• Water. Sigh. Try to remember: in Mexico, everyone pays for purified drinking water. Everyone, everywhere. So do restaurants. And for a small business trying to make ends meet in a challenging economy, the extra five or 10 garrafones of water every few days can really add up. Why do they bring you a bottle, instead of just a glass? Because it’s easier, because they want to, because some picky gringos in the past complained about water-in-the-glass. The real question is, why do you have a problem with this?

• Smoking. The laws in Mexico changed several years ago regarding smoking in restaurants; legally, it’s not allowed inside except in designated smoking areas. So why don’t they say anything when you light up? And why do they bring you an ashtray? Don’t ask those questions; their purpose is to feed you, not teach you how to be a polite, law-abiding citizen. Just do the right thing, which means not smoking except in the smoking section.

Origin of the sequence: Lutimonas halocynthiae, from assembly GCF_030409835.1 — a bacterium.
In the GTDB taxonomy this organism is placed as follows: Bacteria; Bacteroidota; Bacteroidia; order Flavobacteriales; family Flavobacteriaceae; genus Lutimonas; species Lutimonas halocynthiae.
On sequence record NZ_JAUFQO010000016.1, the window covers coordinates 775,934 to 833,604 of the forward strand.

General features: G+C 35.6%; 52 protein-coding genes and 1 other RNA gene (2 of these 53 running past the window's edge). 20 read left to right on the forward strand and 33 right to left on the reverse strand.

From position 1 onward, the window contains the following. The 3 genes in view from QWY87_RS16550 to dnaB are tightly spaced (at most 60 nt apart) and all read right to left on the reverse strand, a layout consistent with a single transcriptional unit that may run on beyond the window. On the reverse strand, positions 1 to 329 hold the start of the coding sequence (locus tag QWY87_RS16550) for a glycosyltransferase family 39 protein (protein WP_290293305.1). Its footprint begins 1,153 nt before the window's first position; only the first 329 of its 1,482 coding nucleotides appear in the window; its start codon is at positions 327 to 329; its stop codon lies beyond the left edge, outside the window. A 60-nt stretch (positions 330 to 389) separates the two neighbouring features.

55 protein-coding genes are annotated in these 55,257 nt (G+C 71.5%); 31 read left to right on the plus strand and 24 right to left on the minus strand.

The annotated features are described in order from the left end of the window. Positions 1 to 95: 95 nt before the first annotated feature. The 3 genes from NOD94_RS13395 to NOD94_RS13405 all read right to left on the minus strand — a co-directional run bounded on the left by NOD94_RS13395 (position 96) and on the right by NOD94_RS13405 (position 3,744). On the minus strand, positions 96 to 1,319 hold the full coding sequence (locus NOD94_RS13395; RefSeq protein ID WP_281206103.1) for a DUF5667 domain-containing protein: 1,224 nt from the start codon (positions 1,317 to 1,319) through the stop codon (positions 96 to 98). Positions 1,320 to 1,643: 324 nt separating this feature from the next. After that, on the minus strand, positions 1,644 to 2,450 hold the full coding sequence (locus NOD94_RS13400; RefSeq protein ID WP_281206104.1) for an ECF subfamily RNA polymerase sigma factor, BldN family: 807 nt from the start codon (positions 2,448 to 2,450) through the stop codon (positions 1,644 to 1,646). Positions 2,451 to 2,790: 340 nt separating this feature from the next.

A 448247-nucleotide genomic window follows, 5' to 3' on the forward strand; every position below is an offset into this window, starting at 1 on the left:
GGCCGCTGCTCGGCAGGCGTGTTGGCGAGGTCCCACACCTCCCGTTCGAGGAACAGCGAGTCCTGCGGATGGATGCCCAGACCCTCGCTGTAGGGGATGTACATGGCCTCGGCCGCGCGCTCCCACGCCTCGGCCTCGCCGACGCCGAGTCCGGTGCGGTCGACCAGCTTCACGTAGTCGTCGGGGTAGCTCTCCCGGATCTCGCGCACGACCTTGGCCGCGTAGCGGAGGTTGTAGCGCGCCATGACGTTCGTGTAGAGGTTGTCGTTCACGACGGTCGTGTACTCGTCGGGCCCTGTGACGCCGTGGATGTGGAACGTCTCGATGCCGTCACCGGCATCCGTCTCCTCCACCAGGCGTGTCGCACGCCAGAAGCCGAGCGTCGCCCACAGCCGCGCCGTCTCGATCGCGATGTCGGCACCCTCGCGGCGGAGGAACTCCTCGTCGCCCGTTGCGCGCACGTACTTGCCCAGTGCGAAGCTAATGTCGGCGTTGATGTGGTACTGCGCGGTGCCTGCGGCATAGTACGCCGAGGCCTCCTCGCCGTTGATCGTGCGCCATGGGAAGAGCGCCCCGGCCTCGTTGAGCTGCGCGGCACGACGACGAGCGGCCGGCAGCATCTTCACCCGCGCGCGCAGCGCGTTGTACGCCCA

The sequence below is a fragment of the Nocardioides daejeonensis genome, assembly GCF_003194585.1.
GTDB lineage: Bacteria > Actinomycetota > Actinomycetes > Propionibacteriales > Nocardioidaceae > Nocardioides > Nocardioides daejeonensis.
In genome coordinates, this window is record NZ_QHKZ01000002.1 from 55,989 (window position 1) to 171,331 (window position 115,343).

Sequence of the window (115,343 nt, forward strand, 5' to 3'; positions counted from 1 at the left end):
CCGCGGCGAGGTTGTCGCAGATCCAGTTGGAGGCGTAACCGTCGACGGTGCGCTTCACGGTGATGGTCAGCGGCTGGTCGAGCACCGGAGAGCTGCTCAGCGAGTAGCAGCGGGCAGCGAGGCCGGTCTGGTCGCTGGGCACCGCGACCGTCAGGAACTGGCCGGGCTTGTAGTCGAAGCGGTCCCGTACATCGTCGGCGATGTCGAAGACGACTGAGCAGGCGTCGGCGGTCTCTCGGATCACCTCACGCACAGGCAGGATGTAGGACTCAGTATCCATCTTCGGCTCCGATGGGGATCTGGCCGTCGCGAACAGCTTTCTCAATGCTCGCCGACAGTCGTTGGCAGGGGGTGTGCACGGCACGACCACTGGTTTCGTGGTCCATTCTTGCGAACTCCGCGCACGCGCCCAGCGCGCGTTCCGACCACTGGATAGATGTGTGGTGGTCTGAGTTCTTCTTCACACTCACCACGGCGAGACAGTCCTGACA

• Last call. It’s 11:00pm, you finished eating an hour ago and are just hanging out with your friends swishing the last sip of a now-warm cerveza in your glass. By now, you’re on a first name basis with your waiter and he’s laughing at all your jokes. Out of the corner of your eye you see them stacking chairs on the side of the dining room. Ahhh, but it’s OK if you stay another 15-20 minutes longer, isn’t it? NOT! Leave now, please. Say good night and go home. Crawl down to the next open bar. They’ve been working for eight-plus hours and have a long bus ride ahead and a family waiting at home. The restaurant is closed. End of story.